The full General Assembly should have a say on whether the state commissions an offshore wind farm, six lawmakers are suggesting.
The lawmakers, led by Sen. Harris McDowell III, D-Wilmington, sent a letter to Controller General Russell Larson, dated Sept. 12. Larson holds one of the four votes that can order Delmarva Power to sign a 25-year power purchase agreement with Bluewater Wind.
In the letter, the lawmakers wrote that before Larson casts his vote, “you are obligated to return to the General Assembly for instructions as to how the General Assembly wishes to vote on the matter in question.”
The other lawmakers to sign the letter are Sen. Robert Venables, D-Laurel; Senate Minority Leader Charles Copeland, R-West Farms; Rep. Gregory Lavelle, R-Sharpley; Rep. Gerald Hocker, R-Ocean View; and Rep. Hazel Plant, D-Wilmington.
In his response Sept. 18, Larson wrote he would continue to consult with the legislative leadership, as well as McDowell and Rep. Robert Valihura, R-Talleyville. If the leadership believes the entire General Assembly should weigh in, Larson said, he’ll wait until the legislative session begins in January, and hear them out.
Last year, as the state lifted rate caps, Delmarva Power residential customers saw 59 percent increases in their electric bills. The Legislature responded by ordering the state to take bids for a new power plant to supply homegrown, stable-priced power.
Some lawmakers remain concerned about the price of offshore wind energy, which has not yet been used in this country.
Copeland said he was concerned the deal would lock ratepayers into higher bills than if electricity suppliers competed on a regular basis to fill Delmarva’s required renewable-energy purchases. He said the public should be able to have its voice heard through their elected representatives.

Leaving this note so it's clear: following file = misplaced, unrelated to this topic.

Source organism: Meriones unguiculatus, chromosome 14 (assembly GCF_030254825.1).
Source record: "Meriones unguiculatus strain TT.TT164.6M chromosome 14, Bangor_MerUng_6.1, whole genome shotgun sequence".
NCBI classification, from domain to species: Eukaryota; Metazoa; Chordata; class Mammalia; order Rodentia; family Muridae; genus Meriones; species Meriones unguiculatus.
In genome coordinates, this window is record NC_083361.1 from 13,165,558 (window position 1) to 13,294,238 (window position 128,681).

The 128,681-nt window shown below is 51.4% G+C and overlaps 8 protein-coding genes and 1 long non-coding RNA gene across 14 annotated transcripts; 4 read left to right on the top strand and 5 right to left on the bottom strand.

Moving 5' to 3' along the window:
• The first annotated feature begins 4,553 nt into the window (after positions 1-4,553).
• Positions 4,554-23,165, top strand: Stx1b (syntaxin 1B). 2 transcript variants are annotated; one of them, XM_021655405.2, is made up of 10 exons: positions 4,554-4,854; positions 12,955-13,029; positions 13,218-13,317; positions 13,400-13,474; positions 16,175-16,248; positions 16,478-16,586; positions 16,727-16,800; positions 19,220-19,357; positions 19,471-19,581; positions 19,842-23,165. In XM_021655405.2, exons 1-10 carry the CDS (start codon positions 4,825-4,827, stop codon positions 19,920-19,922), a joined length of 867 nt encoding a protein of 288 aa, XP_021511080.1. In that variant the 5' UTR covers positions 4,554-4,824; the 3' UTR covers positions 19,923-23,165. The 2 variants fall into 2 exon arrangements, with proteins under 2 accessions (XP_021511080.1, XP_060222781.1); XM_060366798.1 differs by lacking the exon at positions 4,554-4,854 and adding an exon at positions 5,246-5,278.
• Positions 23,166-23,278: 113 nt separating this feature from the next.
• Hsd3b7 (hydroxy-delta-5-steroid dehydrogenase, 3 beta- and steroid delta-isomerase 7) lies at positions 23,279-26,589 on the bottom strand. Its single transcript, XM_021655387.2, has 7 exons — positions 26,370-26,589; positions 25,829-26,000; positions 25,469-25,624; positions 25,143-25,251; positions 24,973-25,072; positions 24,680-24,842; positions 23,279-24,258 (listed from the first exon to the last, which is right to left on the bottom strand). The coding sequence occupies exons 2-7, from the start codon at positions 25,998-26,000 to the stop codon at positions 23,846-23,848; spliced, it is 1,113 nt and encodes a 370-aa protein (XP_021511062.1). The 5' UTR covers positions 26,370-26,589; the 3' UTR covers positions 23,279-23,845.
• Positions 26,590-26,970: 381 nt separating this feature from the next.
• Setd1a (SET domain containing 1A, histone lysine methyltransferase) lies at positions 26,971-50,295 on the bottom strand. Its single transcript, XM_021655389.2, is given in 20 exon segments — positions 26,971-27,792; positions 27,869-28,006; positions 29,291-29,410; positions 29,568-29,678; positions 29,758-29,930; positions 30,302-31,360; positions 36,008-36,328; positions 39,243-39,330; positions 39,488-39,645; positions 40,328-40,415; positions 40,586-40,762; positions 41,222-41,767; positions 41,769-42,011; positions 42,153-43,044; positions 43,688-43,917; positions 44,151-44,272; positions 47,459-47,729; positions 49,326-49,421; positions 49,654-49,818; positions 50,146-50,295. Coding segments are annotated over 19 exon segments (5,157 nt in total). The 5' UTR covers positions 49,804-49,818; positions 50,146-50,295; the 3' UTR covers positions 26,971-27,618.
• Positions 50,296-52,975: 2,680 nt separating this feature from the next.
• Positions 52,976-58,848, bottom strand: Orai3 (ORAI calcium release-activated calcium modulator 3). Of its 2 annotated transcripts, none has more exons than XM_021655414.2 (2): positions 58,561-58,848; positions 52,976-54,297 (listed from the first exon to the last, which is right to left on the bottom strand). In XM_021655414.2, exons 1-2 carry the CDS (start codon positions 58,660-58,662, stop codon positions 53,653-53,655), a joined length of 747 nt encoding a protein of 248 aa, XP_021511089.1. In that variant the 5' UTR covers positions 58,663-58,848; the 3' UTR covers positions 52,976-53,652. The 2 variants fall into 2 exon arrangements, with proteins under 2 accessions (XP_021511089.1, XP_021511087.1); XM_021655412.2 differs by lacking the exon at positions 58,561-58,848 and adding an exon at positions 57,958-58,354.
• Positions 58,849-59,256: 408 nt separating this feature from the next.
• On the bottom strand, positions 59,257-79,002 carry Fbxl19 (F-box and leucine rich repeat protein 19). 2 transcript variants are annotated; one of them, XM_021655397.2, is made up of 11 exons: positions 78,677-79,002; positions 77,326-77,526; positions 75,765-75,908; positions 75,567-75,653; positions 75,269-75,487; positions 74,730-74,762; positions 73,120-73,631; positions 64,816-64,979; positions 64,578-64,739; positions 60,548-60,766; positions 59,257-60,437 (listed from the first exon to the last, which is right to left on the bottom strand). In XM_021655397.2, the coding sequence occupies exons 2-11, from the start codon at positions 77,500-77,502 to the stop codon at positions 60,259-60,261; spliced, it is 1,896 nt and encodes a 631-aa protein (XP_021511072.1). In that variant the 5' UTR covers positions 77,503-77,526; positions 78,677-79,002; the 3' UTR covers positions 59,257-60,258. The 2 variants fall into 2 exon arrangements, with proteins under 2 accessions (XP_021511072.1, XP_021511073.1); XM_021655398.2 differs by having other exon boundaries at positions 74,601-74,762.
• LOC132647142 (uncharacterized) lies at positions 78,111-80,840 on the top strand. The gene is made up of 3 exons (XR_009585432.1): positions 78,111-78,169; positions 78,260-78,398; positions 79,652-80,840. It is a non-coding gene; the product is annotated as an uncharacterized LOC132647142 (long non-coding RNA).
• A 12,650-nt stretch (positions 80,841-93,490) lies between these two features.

“We ought to let private investors compete against one another to get us the best price point and price stability. I think the marketplace would do that better than some regulatory regime,” Copeland said. He said he wants to make sure low-income residents can afford wind power.
Bluewater has argued that it did compete for the long-term supply contract, but it was the only renewable power source to place a bid. The company – which had an Australian company, Babcock & Brown, acquire a controlling interest last week – argues its power will be less expensive than burning fossil fuels once the government enacts taxes on emissions.
Rep. John Kowalko, D-Newark, said he was concerned the lawmakers’ letter “can be construed as coercive.” He said having the General Assembly go back on its original legislation, like it did with the yard waste ban, would make it look weak and indecisive in the eyes of companies wishing to do business in this state.
Lavelle said he wants to be able to digest all the information possible before Larson votes.
“I’m not completely averse to anything at this point,” Lavelle said.
Larson said Bluewater’s proposal was unexpected but “very effective.” He noted Bluewater and Delmarva were still working on an agreement, a draft of which is due Nov. 30.
The other three state agencies with votes on the Bluewater project are the Public Service Commission, the Office of Management and Budget and the Department of Natural Resources and Environmental Control.
By Aaron Nathans
The News Journal
2 October 2007
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